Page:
The new working week started with a whiff of the Mediterranean, when a Hoopoe pitched up in a private garden near Crymych, Pembrokeshire. An early male Pied Flycatcher was back on territory by Llanidloes, Powys, on 30th. Signs of winter persisted in Glamorgan, with Siberian Chiffchaffs at Kenfig NNR on 23rd and two at Cardiff Bay Wetlands NR. Up to four Lapland Bunting and two Snow Buntings have been favouring the cairn at Great Orme, Conwy. Further Snow Buntings were scattered along the north coast.
Four Garganey were at Smerwick Harbour, Co Kerry, on 24th, with a drake at Kilcoole, Co Wicklow. Two drake Ring-necked Duck were at Cloonfinnan Lake, Co Leitrim, and another was at Monalty Lough, Co Monaghan, on 30th.
The wintering Lesser Yellowlegs was still at Killongford, Co Waterford. Ring-billed Gulls were in Cos Kerry, Limerick and Louth. Adult Kumlien's Gulls were in Cos Kerry and Galway. A Caspian Gull was an excellent record from Courtown, Co Wexford, on 30th. An unseasonal Great Shearwater was seen from the RV Celtic Explorer at Porcupine Bank on 25th.
Co Fermanagh's first Ring-billed Gull hung on at Enniskillen (another remained at Carrickfergus), while an adult Long-tailed Skua took up residence at Belfast International Airport on 24-25th. Up to four Garganey were seen at Lough Shark, Co Down. Long stayers included the Ring-necked Duck at Lough Beg and American Wigeon at Glynn.
A good spread of summer migrants arrived right across Ireland, with Willow Warblers reaching Northern Ireland by 30th and Swallows also widespread; a Common Redstart at Greenhills, Co Dublin, on 30th was a first of the year.
In the Azores, a Swallow-tailed Kite at Urzelina, São Jorge, from 13-25th at least must surely be one of the most attractive Nearctic vagrants ever recorded in the region. A fourth for the Western Palearctic (see here), it is the third record for the archipelago, with others in March 2005 and August-September 2008. At least two Double-crested Cormorants remained in the Azores in recent days – at Mosteiros, São Miguel, and Madalena, Pico.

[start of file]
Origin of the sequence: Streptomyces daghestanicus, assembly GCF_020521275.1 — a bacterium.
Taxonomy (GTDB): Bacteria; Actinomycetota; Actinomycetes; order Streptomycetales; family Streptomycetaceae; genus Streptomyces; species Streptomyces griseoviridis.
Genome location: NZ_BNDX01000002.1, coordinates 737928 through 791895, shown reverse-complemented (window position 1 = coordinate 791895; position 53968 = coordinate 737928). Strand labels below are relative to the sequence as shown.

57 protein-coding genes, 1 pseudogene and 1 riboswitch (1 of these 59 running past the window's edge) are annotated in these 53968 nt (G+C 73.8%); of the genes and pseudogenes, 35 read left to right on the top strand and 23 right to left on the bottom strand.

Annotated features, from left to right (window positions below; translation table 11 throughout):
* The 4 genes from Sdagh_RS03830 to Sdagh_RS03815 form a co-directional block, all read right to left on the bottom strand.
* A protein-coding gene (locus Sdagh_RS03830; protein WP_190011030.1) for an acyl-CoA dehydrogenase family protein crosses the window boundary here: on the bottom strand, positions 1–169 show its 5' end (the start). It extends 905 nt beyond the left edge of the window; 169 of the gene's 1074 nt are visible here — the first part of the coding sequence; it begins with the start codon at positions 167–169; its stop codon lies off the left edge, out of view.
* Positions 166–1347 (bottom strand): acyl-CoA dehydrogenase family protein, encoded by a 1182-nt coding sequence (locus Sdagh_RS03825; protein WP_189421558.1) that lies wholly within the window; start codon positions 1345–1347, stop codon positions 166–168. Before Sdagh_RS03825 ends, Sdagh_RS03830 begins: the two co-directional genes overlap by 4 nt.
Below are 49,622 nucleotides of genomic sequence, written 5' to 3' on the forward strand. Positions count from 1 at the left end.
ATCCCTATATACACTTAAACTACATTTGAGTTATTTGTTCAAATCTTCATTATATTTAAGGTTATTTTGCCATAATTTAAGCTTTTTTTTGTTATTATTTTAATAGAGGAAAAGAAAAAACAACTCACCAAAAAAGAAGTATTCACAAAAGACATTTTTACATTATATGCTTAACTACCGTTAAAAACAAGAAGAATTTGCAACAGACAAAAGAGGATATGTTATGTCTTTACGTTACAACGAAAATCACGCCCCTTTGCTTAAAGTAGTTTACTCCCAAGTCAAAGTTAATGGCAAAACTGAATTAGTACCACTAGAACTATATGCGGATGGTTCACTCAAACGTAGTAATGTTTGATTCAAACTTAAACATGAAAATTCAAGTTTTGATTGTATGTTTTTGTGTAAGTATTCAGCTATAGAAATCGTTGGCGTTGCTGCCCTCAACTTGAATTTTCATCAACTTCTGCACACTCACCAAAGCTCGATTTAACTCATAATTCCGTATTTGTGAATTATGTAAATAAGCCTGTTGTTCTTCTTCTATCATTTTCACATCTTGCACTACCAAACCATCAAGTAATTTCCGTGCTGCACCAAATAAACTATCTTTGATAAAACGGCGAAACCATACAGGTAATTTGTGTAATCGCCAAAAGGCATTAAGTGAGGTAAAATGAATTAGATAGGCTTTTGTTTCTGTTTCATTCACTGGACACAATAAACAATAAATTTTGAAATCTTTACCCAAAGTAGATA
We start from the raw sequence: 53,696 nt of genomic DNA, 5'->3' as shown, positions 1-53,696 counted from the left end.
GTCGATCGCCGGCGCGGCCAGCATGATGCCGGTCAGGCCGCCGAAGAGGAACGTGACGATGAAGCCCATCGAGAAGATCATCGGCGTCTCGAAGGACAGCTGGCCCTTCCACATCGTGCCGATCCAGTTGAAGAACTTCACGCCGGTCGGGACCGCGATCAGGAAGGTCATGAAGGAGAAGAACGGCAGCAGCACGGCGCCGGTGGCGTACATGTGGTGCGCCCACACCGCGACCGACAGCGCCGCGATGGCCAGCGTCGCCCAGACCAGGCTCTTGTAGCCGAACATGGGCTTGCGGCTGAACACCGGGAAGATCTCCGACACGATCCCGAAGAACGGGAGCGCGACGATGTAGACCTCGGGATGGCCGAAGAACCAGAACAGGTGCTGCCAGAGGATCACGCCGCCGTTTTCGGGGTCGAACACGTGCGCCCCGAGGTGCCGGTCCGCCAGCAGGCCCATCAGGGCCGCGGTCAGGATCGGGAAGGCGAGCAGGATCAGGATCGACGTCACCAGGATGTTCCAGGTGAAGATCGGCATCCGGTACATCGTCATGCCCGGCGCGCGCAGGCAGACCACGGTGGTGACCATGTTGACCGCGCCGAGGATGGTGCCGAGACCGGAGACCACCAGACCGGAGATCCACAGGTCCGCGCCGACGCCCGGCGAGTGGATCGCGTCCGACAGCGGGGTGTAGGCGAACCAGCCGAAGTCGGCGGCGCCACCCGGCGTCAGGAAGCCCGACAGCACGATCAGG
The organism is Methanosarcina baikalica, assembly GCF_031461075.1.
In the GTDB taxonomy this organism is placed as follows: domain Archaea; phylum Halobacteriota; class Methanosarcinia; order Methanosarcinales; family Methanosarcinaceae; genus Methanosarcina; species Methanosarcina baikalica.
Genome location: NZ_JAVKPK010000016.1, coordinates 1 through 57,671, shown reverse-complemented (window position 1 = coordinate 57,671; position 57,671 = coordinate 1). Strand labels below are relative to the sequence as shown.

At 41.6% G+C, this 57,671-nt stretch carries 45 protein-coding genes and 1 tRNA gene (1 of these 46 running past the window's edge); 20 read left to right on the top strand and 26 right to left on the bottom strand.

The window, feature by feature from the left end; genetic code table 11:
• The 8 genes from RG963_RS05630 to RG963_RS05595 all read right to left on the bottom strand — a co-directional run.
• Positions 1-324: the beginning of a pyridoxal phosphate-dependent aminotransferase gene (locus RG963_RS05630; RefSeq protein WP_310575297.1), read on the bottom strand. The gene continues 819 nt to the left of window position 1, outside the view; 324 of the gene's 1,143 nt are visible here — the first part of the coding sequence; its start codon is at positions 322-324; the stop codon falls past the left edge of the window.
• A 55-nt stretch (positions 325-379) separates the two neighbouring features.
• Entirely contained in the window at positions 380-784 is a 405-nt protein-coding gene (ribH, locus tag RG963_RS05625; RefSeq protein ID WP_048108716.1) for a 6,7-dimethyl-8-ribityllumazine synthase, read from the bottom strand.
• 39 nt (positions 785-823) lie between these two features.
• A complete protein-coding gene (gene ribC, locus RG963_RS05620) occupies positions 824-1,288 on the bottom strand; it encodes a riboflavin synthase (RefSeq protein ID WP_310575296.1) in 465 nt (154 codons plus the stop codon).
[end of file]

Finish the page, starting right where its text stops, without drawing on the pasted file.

A red-letter day at Milleyha, Turkey, on 26th saw no fewer than three national megas. The site on the Mediterranean coast hosted the country's first Dunn's Lark alongside a Greater Hoopoe-lark – a national second – and a Spotted Sandgrouse – a national third.
In the Netherlands, a first-winter Ross's Gull was a brief visitor to Scheveningen on 25th before relocating up the coast to IJmuiden the next day. A meena Oriental Turtle Dove belatedly photographed in Belgium at Heist-aan-Zee on 14th proved a popular customer when it was relocated from the following week.
Poland's first Black-throated Accentor was photographed at Miączyn on 25th. Thankfully present early the next morning for any would-be twitchers, it was promptly caught by a cat before its timely rescue – although disappeared on release, never to be seen again! A drake Baikal Teal was at Popowo Kościelne.
In Denmark, the Sandhill Crane reappeared at Høstemark Skov, Dokkedal, on 27th, with the Stejneger's Scoter still off Rørvig. In Germany, a Little Bustard was at Thür. The country's other winter delights remained in-situ; the Spotted Sandpiper at Kitzeberg, Pygmy Cormorant at Alfhausen and White-headed Duck at Tübingen. Another Pygmy Cormorant was at Vauvert, France, with a Sociable Lapwing at La Bûchetière on 26th.
Romania's first Armenian Gull – an adult – was at Mamaia on 25th, with Kuwait's second Pectoral Sandpiper at Jahra Pools. Israel's second-ever European Shag, an immature of the Mediterranean sub-species desmarestii, was at Ashkelon on 22-23rd.
A Sociable Lapwing was at El Oso, Spain, while at least three Lesser Flamingos have returned to their only regional breeding site at Laguna de Fuente de Piedra. Maderia's first-ever Pallid Harrier – a ghostly male – was on Porto Santo on 28th.
Ashy-throated Parrotbill, Ternate, Italy (Luca Giussani).